As we stand on what feels like the precipice of change, in the middle of an exhausting year, I find myself thinking constantly about Friday Black, by Nana Kwame Adjei-Brenyah. It’s a strange, powerful, important collection, one that has only become more important and applicable since its publication in 2018 by Mariner Books. The book explores race, classism, and capitalism in ways that are often dystopian but resonate with the reality of American society today. It’s one of those books that exemplifies the power of fiction. Friday Black holds tenderness and violence in its hands, an unlikely pairing that makes it unforgettable and honest.
Of the twelve brilliant pieces in this collection, the opening story, “The Finkelstein 5,” is one of my favorites. It’s one of the most violent in the collection, but an undeniably honest representation of Blackness and the violence that faces Black bodies. The story follows a young Black man named Emmanuel, who narrates the story, beginning on the day of a job interview at a company specializing in producing vintage sweaters. His interview comes days after the jury delivered their verdict in a court case in which a white man, George Wilson Dunn, was acquitted of wrongdoing after being indicted for using a chainsaw to remove the heads of five Black children—later dubbed the “Finkelstein Five”—who’d been outside the library. A jury of Dunn’s peers decided that he’d felt legitimately threatened by the five Black young people, justifying the killing to protect himself. Days after the trial, a group dubbed “The Namers” begins killing white people, chanting the name of one of the murdered children. Before each attack, the members would decide which of the names of the victims to invoke. Emmanuel grapples with the aftermath of the verdict and attempts to figure out how to exist in an unjust society.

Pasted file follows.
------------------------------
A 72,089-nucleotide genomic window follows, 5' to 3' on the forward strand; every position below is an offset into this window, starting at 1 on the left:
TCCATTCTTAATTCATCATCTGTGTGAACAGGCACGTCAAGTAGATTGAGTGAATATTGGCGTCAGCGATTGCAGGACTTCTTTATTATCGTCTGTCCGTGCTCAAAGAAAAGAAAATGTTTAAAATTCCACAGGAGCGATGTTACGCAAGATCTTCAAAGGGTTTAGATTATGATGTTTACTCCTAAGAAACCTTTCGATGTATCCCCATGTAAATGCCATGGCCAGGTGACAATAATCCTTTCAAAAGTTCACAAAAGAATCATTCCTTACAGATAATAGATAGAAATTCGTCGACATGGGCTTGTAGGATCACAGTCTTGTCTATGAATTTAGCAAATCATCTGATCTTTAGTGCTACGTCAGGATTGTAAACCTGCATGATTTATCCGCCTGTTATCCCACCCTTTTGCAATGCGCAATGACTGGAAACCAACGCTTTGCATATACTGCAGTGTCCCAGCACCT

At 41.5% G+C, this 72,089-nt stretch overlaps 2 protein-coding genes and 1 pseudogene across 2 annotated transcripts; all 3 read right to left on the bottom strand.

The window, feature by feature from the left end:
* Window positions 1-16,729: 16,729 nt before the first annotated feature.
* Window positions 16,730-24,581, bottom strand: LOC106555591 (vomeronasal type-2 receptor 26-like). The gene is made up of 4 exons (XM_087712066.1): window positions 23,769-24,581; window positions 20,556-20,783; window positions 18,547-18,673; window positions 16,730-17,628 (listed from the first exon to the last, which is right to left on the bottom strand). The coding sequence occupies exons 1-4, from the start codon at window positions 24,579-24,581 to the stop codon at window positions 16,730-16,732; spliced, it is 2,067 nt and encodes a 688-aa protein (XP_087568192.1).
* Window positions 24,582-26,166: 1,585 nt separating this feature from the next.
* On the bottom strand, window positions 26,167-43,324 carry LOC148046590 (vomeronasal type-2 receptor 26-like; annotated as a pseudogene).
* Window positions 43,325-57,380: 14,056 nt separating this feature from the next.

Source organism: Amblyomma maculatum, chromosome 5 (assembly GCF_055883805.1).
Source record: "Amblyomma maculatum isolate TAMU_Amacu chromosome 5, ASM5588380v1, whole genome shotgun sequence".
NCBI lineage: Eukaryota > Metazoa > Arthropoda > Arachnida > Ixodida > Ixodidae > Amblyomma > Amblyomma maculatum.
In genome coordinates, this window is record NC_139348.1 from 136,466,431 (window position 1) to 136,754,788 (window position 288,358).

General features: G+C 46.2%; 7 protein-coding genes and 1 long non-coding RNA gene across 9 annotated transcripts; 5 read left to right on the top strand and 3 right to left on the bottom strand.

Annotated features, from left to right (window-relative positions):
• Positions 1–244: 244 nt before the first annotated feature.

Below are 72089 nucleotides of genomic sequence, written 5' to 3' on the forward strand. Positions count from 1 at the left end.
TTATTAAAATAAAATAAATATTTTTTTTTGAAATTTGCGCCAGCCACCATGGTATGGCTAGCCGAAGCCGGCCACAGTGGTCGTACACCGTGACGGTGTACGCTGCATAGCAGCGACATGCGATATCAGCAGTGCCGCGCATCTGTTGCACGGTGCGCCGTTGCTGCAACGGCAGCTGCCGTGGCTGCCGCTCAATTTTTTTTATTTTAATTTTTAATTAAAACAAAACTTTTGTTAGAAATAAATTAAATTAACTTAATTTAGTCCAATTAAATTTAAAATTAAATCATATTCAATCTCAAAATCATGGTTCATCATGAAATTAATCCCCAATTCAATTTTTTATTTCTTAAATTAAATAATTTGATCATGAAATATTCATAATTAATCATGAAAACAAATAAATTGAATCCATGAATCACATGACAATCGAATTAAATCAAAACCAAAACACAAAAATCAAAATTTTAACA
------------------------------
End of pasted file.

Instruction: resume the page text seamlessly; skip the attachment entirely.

The first time I read this story, I was captivated by Emmanuel’s constant awareness of his Blackness. In this world, Blackness can be changed, so a person can project higher or lower amounts, based on their appearance, voice, and who they interact with. And after the verdict of the trial, Emmanuel begins to project his Blackness at a higher rate than he normally does. On the morning of his interview, he wears loose-fitting cargoes, patent leather Space Jams, a black hoodie, and a gray snapback cap, to stand in solidarity with the Finkelstein Five, which brings his Blackness up to a 7.6. Throughout this story, Emmanuel’s Blackness rises and falls, but as he searches for justice for the innocent school kids who were slaughtered, his Blackness rises.
To tell of the Black experience, and to do it well, is a massive undertaking, and Adjei-Brenyah has done it phenomenally. He’s created emotional, honest Black characters who are figuring out how to exist in their worlds, which really aren’t much different from our own. Adjei-Brenyah writes, “Emmanuel started learning the basics of his Blackness before he knew how to do long division: smiling while angry, whispering when he wanted to yell.” There comes a day where Black children are made aware of their Blackness and how the world reacts to it. Parents have to have difficult conversations with their child about how to reduce their perceived threat. Keep your hands visible at all times. Keep your voice measured, calm. Say what you’re going to do before doing it. Adjei-Brenyah captures this in such a poignant, relatable way—one that isn’t dramatized or an exaggeration of what it’s like to be Black.